The GPS in the satnav of your car is able to tell you your location by listening to signals of satellites orbiting the earth.
Your GPS won’t work with one satellite source; it typically needs four different satellite signals in order to provide a confident judgment of your location.
Each satellite in the sky transmits a message, which includes its current position and the time of transmission.
From this data the GPS can use its smart little onboard computer to crunch the navigation sums (How far away each satellite is and when the message was sent) and work out your location. Only when it has four data sources can it validate your location.
How many signals are you listening to for your asset data? How do you verify that your data is in fact accurate?
Let’s say you have 20,000 assets under management and you are using SCCM for inventory and then utilize some form of license management system to harness SCCM data. Let’s say that through hard work and perseverance you’ve managed to reach a compliance position of 100% (give or take 5%) for your most important software publishers. How accurate is that 100%?
What if your SCCM data is only 80% accurate? After all, an SCCM specialist will tell you that 90% coverage whilst deploying a new package is a job well done (Agents fail, deployments fail, systems go missing or hide under desks). Based on our figure of 20,000 machines – we have potentially 4,000 devices unaccounted for, with inaccurate or out of date records. Your 100% compliance rate is suddenly looking less rosy. Not to mention all that hardware unaccounted for – are they encrypted?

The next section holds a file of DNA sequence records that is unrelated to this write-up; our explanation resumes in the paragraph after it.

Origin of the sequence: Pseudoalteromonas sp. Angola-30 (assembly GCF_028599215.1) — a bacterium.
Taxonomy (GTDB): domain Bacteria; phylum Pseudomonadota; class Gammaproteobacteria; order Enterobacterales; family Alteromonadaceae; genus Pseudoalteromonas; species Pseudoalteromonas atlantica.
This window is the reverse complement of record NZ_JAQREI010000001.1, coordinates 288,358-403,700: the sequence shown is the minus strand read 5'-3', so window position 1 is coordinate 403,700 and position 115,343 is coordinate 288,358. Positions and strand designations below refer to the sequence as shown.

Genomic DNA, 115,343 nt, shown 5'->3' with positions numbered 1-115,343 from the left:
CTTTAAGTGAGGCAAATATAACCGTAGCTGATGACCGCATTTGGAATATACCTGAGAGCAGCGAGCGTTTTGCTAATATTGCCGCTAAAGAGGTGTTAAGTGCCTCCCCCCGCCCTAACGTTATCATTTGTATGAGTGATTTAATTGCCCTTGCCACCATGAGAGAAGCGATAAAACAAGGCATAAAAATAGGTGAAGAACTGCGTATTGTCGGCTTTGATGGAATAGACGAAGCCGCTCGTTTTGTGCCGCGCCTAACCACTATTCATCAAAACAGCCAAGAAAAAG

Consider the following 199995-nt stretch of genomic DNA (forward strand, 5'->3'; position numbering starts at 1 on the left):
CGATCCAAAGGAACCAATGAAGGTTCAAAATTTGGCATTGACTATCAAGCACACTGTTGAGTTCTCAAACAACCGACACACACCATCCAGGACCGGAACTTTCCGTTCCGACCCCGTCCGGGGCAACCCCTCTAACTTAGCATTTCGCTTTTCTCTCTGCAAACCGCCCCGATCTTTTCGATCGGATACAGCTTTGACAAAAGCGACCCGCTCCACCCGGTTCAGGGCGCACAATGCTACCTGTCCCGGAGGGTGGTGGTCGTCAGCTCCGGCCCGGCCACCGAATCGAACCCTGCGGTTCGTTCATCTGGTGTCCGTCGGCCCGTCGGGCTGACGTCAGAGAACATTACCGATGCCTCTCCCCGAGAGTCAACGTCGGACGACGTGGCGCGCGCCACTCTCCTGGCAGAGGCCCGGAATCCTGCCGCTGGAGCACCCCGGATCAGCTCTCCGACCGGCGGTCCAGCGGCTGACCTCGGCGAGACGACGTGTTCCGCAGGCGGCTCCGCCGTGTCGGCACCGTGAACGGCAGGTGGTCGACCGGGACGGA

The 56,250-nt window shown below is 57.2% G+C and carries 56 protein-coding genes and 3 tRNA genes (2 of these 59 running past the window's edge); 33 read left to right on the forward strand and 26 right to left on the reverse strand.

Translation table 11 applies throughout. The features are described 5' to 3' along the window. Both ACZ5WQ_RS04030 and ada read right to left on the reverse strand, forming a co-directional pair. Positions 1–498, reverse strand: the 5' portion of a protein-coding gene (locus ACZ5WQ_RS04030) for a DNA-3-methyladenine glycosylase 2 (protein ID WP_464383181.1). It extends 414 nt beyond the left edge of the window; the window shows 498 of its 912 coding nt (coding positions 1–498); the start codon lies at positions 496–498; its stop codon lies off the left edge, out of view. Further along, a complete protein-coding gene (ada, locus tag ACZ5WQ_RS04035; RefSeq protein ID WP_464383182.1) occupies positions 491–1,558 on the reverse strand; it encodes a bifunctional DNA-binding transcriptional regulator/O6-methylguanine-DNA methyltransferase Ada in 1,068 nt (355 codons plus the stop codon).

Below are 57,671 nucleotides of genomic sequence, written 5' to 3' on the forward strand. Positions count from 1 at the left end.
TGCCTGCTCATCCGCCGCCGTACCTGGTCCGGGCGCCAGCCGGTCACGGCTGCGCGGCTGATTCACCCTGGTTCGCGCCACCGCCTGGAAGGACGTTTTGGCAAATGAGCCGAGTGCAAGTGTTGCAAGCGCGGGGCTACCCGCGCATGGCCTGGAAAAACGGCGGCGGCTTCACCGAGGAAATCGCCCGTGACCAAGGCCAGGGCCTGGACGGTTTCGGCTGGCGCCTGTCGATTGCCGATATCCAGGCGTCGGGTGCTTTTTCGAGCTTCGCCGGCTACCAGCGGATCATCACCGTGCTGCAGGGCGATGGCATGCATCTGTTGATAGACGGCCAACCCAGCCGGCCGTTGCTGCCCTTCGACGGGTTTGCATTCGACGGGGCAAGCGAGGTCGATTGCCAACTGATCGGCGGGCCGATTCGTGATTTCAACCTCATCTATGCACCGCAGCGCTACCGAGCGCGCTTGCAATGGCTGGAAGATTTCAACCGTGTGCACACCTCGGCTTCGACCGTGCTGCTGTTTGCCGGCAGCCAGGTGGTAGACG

I say this not to spread FUD or undermine your work. I say this because this is how auditor’s work and this is the level of verification you need in your ongoing SAM practice. Ultimately you need to deliver your compliance figure or asset metrics – with an accompanying confidence measure.
What other satellites can you collect data from to verify your results? “We’re compliant based on what we can see right now” might not be good enough.
ITAM tools and CMDB’s store a lot of this data already and should be doing more to help you. I think it would really add to the business value of an ITAM tool if it could calculate the health of your data sources by passing it past other sources.
A hole existing in your asset data is a fact of life. I’m not saying, as an Asset Manager, you need to solve them all. But knowing they exist will increase your awareness of risk and strengthen the value of your information and strengthen your arguments for change.